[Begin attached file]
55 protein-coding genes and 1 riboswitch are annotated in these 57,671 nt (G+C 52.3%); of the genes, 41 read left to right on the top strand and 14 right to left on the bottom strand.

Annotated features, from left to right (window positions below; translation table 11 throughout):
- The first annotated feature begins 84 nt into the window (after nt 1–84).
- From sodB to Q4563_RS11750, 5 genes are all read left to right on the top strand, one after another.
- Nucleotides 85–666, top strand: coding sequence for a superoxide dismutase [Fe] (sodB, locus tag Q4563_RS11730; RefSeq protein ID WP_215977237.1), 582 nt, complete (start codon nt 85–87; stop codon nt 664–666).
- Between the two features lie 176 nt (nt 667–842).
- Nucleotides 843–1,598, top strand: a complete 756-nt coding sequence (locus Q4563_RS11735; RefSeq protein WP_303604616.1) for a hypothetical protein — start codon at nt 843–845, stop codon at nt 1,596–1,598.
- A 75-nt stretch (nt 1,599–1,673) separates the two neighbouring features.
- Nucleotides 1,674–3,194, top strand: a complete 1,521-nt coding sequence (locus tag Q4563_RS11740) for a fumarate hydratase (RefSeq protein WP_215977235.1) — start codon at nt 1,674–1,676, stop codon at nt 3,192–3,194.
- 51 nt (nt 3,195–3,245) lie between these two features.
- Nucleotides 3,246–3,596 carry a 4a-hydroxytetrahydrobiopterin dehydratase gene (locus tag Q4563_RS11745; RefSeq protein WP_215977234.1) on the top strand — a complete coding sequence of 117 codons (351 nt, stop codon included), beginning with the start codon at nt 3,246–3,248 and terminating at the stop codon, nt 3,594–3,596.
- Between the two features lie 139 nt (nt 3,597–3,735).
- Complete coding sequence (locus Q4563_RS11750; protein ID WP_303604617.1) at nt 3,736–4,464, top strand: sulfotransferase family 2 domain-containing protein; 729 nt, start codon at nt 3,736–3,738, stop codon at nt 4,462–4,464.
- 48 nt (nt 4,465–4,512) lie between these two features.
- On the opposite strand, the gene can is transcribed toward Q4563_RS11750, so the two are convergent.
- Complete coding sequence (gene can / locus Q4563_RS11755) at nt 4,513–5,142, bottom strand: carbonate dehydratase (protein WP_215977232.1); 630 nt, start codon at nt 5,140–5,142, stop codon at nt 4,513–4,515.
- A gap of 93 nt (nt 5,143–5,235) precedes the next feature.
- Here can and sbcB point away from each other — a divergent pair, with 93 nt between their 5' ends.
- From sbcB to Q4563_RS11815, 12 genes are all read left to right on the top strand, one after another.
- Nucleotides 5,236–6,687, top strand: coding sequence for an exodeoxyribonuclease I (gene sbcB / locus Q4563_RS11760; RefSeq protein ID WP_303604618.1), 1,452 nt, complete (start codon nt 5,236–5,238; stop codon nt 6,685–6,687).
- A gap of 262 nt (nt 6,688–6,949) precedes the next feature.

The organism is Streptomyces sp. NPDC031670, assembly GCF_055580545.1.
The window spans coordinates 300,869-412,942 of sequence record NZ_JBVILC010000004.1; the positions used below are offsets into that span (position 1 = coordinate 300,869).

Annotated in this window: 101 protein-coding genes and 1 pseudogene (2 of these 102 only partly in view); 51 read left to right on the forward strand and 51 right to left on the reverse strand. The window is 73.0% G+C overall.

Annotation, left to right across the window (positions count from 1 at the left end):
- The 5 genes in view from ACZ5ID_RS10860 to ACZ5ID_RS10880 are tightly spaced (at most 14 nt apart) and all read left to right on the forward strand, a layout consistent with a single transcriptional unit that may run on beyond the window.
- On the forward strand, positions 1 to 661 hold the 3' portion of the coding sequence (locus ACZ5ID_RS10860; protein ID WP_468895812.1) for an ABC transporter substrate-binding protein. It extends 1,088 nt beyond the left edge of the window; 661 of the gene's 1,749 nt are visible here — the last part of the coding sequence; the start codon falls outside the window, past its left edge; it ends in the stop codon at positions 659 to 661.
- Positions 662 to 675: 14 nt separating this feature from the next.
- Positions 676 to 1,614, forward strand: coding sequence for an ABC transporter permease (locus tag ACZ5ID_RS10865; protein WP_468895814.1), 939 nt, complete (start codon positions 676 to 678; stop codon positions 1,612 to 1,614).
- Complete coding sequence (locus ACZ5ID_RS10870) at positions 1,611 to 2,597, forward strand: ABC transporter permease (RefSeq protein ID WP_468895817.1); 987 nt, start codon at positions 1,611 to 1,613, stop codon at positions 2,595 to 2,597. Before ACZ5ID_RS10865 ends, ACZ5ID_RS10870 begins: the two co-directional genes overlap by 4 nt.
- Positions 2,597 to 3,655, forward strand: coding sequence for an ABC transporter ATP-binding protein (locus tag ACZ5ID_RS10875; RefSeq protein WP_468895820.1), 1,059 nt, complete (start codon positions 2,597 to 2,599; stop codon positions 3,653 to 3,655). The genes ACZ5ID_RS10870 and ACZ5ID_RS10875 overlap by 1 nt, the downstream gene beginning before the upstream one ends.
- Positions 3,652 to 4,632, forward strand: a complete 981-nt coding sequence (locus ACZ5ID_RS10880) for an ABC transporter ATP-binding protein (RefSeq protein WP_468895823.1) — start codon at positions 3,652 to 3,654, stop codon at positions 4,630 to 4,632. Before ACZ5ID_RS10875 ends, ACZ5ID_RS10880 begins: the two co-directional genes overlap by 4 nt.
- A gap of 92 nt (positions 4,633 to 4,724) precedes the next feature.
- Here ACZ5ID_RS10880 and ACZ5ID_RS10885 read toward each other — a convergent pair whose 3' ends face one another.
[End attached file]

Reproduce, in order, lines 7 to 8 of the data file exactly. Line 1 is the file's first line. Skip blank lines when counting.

- Nucleotides 843–1,598, top strand: a complete 756-nt coding sequence (locus Q4563_RS11735; RefSeq protein WP_303604616.1) for a hypothetical protein — start codon at nt 843–845, stop codon at nt 1,596–1,598.
- A 75-nt stretch (nt 1,599–1,673) separates the two neighbouring features.